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Imagine three images with fixed size:

<!DOCTYPE html>
<html>
  <head>
    <style type="text/css">
        div.photos img {
            width: 320px;
            height: 240px;
            background-color: black;
        }
    </style>
  </head>
  <body>
    <div class="photos">
        <img src="abc" />
        <img src="def" />
        <img src="ghi" />
    </div>
  </body>
</html>

When you look at such page in IE or Chrome, you'll see what I expected - threee images with fixed sizes.
In Firefox however, it doesn't work.

But if I set the images to display: block; or remove the DOCTYPE (doesn't show on jsfiddle) it works.

What am I doing wrong?
Thanks

share|improve this question
    
Testing your code on Firefox 14, using references to real images in place of abc, def, ghi, does not exhibit such a problem. Please specify what “doesn’t work” means, which version of Firefox you used in testing, and which exact code you used (including references to available images). Your jsfiddle differs from the included code and does not refer to actual images, so it demonstrates what happens in absence of images at the specified addresses (something that browsers are known to handle differently). –  Jukka K. Korpela Jul 24 '12 at 20:19
    
@JukkaK.Korpela, Well that's exactly the problem - that's why I set the size to the images so that the design doesn't break when they fail to load. "something that browsers are known to handle differently" - well, it's not well known to me, so I was searching for the reason why and which behaviour should be considered correct. –  Czechnology Jul 26 '12 at 18:43
    
Thanks for clarification, I though it was about images proper, but it’s about the rendering when an image is not available. –  Jukka K. Korpela Jul 26 '12 at 19:29

2 Answers 2

up vote 2 down vote accepted

This seems to be an old feature in Firefox: I found a discussion about it from year 2007:

So I suppose it’s intentional and won’t go away. I guess they might be thinking this way: Everything is fine if you set dimensions on an image, we’ll scale it. But if the image is missing, we will render the alternative text instead, and this changes the img element from a replaced inline element to a text, a non-replaced inline element, and for it we won’t support height and width, by the spec. Instead, the text determines the dimensions. And presumably the authors of Firefox think this is the right thing to do, and only in Quirks Mdoe do they do as other browsers do.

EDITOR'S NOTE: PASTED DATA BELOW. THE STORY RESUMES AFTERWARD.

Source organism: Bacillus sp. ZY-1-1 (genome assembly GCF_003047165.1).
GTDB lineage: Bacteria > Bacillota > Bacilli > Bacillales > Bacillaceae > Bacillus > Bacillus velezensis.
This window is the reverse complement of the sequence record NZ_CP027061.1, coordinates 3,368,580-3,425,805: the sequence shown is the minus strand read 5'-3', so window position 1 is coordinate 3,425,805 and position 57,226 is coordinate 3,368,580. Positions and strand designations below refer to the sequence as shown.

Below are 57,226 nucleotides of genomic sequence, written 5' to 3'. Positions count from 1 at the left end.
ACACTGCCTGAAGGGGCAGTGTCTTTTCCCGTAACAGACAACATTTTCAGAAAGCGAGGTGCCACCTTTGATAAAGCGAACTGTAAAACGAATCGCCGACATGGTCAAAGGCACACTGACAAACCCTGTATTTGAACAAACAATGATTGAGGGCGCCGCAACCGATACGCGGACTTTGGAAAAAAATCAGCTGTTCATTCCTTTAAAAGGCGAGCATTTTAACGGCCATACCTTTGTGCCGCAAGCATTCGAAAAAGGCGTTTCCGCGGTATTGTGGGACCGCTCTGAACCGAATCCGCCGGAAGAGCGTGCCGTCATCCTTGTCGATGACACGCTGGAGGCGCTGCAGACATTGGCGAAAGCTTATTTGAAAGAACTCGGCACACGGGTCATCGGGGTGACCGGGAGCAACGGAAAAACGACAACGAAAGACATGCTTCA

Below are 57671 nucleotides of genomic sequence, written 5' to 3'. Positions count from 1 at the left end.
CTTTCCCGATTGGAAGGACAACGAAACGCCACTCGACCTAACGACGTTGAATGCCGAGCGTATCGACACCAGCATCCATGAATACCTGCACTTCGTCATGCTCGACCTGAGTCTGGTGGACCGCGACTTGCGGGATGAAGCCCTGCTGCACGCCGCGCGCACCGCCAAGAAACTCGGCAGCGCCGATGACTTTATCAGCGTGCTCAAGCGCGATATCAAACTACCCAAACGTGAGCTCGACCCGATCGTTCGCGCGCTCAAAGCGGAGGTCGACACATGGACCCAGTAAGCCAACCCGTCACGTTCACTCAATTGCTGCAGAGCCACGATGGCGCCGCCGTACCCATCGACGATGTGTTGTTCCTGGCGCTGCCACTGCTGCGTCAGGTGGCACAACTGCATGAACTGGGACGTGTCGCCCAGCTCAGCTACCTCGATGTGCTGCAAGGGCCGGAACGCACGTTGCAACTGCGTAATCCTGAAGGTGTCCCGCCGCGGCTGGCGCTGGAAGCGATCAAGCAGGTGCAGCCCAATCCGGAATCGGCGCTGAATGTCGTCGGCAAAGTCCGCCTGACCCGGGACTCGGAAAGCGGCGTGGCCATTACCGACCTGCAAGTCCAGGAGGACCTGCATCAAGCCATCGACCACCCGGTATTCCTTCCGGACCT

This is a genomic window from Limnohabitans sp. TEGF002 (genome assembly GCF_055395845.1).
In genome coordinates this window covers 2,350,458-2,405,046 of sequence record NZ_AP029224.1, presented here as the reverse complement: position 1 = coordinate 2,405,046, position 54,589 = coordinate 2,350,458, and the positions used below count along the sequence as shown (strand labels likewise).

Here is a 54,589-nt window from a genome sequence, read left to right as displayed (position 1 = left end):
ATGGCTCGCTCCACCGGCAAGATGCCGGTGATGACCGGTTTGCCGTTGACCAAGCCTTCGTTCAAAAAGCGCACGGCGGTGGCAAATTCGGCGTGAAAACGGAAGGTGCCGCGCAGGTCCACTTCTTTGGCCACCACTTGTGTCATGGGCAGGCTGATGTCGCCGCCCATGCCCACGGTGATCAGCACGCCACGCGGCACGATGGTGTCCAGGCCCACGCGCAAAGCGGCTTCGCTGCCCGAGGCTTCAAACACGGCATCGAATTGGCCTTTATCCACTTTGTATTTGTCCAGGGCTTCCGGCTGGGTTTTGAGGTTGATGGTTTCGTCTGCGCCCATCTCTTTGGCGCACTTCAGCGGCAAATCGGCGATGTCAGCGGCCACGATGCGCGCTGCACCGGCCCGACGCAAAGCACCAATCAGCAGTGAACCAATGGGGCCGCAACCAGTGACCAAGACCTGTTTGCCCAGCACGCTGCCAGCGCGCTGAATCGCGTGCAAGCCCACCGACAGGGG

If you add alt attributes (as you should, every img should have one), you’ll see how the box size varies by text length. Apparently Firefox treats a missing alt here as equivalent to alt="", implying zero width.

This would explain why setting display to inline-block (or block) changes the behavior: then width and height are applied.

share|improve this answer
    
I never faced this problem, I wonder why –  Mr. Alien Jul 26 '12 at 19:41
    
@JukkaK.Korpela, thanks for that link and your idea ;) –  Czechnology Jul 26 '12 at 21:05
    
@Mr.Alien, me neither and I am webcoding for a very long time already. Depends on just how you use your images. In my case right now, in a mini gallery that is part of the page design, an empty image of correct size is preferable to a shrunk border. –  Czechnology Jul 26 '12 at 21:08

I think firefox wont be applying height and width to <img> element which are empty and hence it must be rendering like that, so use CSS display: block;

Here's my fiddle

Or use an image and see...

Updated : fiddle

share|improve this answer
    
Thanks but I already ''understood'' that but why and why does removing doctype change the behaviour? And why only firefox? Is that the correct behaviour or the wrong one? (mind you, the fix here is obvious, I'm trying to learn why is ff behaving like this) –  Czechnology Jul 24 '12 at 20:12
    
@Czechnology doctype sets rules to your html elements, so when using a doctype firefox says oo its doctype html so it would render the markup accordingly.. –  Mr. Alien Jul 24 '12 at 20:14
    
The fix isn’t that obvious, and it should be display: inline-block to make the boxes appear side by side, not vertically. –  Jukka K. Korpela Jul 26 '12 at 19:22
    
@JukkaK.Korpela No one specified side-by-side –  Mr. Alien Jul 26 '12 at 19:25
    
Side-by-side is implicit in the markup I think: if the images were available, they would appear that way. –  Jukka K. Korpela Jul 26 '12 at 19:29

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